The TSC concludes that giving greater visibility to the costs and benefits involved would increase interest in - and, potentially the acceptability of – the concept among likely users. To test the case, it has identified the UHS as a case study, citing the imminence of implementation of the CAZ as a key factor.

Consolidated deliveries

Its research had already shown that large public sector organisations such as hospitals could benefit particularly from consolidated deliveries. This is because they have a constant need for frequent, low-volume deliveries of drugs and medical supplies that could reach them on less polluting vehicles. Their schedules and movements would be rigorously planned and monitored using available freight management technology to ensure optimal use.

Analysis of the current situation at another regional medical complex, Southampton General Hospital, has used delivery and service plans of the kind developed by Transport for London to manage freight movements in the UK capital. The results have shown that the numbers of deliveries being made were running at a level some three times greater than had previously been realised, due to a lack of data.

Meachers’ commercial director Gary Whittle told ITS International that the new approach could reduce UHS’s current deliveries by 60% or more. He has used the TSC research to quantify the likely impact of the new CAZ, and attribute the benefits for his own operation.

“We welcome the data as it clearly demonstrates the benefits of consolidation,” he continues. “We have previously struggled to quantify the financial gains, and this gives us an independent tool which should focus the attention of any potential user.” He has the operational and vehicle management aspects of the necessary last-mile onward connections currently under evaluation.  

The TSC believes that its research represents a first of its kind, in that monetising the impacts of urban freight on wider economics and societal issues “to our knowledge, has not been comprehensively addressed before”. It has used assessment and operational cost models available in the DfT’s WebTAG4 on-line transport appraisal guidance and toolkit, and combined these with its own calculations of the operational savings for the end users.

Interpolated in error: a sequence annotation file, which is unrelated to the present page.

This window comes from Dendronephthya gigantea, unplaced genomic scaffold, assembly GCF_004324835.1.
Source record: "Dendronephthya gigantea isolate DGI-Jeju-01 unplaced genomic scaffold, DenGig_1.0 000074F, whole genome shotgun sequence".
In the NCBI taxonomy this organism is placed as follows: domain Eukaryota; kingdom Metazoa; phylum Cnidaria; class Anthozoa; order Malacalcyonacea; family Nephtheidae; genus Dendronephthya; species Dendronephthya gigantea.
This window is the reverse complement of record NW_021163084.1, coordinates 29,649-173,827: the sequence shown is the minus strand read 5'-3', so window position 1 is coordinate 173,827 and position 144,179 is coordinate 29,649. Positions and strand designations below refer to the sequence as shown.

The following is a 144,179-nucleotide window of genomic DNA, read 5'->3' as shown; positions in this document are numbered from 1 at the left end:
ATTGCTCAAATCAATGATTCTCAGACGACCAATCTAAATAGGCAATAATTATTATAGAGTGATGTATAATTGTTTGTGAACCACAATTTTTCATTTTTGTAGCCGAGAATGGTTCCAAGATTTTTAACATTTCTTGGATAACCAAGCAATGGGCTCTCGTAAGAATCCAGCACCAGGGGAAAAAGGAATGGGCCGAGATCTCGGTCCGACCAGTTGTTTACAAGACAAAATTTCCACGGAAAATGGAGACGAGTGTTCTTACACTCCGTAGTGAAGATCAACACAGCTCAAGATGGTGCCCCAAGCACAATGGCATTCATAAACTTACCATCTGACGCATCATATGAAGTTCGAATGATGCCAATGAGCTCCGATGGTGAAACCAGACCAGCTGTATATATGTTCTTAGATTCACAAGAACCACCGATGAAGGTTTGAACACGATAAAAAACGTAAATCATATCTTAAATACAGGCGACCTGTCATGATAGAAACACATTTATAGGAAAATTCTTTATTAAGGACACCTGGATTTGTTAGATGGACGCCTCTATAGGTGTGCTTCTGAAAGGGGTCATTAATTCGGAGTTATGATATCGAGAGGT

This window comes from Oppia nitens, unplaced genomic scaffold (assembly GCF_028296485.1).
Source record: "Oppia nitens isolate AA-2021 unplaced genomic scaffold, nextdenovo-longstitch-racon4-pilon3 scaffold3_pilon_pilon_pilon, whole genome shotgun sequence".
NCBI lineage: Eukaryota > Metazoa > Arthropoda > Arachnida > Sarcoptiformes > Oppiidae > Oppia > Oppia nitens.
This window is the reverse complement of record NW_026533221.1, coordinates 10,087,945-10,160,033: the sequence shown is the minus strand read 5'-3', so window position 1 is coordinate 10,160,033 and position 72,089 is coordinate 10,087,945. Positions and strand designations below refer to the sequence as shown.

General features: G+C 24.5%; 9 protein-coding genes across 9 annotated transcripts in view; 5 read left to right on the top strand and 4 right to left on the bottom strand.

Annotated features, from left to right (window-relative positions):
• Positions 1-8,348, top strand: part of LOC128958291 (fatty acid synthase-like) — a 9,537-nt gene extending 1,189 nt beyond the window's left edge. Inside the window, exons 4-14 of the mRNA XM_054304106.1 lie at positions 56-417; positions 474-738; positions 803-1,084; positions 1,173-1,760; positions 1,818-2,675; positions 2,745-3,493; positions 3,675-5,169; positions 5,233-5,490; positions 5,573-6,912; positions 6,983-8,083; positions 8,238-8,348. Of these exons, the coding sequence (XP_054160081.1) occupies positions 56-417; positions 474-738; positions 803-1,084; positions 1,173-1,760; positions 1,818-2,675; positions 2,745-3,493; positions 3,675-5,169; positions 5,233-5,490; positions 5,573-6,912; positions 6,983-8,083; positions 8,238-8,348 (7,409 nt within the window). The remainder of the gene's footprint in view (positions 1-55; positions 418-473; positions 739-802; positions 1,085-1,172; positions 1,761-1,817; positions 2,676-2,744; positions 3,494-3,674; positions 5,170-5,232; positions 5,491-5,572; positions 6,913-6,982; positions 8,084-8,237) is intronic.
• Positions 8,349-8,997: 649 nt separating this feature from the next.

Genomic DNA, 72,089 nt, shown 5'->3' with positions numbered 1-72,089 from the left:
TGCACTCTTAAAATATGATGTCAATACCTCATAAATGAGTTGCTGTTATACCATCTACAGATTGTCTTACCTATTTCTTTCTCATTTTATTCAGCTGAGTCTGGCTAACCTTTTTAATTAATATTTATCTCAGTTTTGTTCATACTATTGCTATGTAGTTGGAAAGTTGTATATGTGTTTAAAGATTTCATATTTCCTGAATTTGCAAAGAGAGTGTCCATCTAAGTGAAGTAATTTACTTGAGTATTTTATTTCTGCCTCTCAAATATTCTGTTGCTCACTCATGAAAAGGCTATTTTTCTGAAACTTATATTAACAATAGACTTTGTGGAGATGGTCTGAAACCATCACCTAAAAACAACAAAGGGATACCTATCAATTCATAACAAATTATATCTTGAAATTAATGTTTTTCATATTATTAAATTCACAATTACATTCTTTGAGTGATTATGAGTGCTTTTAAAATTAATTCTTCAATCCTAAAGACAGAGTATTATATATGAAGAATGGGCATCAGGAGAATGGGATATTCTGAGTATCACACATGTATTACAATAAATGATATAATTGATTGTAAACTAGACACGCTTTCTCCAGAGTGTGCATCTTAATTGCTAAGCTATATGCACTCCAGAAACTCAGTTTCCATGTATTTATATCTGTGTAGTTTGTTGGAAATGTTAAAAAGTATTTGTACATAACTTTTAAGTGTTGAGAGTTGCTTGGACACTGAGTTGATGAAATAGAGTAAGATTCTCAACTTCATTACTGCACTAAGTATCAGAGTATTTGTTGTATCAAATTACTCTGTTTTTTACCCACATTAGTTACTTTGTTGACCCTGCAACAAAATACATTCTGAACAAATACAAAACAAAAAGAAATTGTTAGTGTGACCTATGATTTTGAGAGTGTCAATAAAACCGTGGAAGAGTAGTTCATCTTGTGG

Accurate survey

To collect the data necessary to quantify these, the TSC had originally planned to use the output from automatic number plate recognition cameras that are already operating in the city to identify vehicles entering and exiting the UHS loading bay. Since, however, early sampling proved that the results would be insufficiently specific, it brought in UK camera provider Tracsis to carry out an independent and more accurate survey. This has enabled the generation of three important datasets:

• First, a reliable estimation of the numbers of trucks that would be likely to pay a penalty charge to enter the proposed CAZ
• Second, an analysis of the average delivery times being taken by trucks using the UHS bay
• Third, an informed understanding of the types of deliveries being made - and of the utilisation rates of the vehicles concerned

The resulting output, fed into the TSC’s own economic assessment model, has made it possible to quantify the expected operational cost savings that are shown in table 1. The organisation sees its ‘novel’ approach to measuring the impacts of urban logistics as opening the door for future research in the sector and testing for other logistics business models.

Among planned follow-ups is a round table meeting bringing together the DfT, TSC and the UK government’s Joint Air Quality Unit on the kind of support measures that will be needed for other cities that are being required to ensure compliance with NO2 limits.

Companies in this article

Department for Transport
Transport Systems Catapult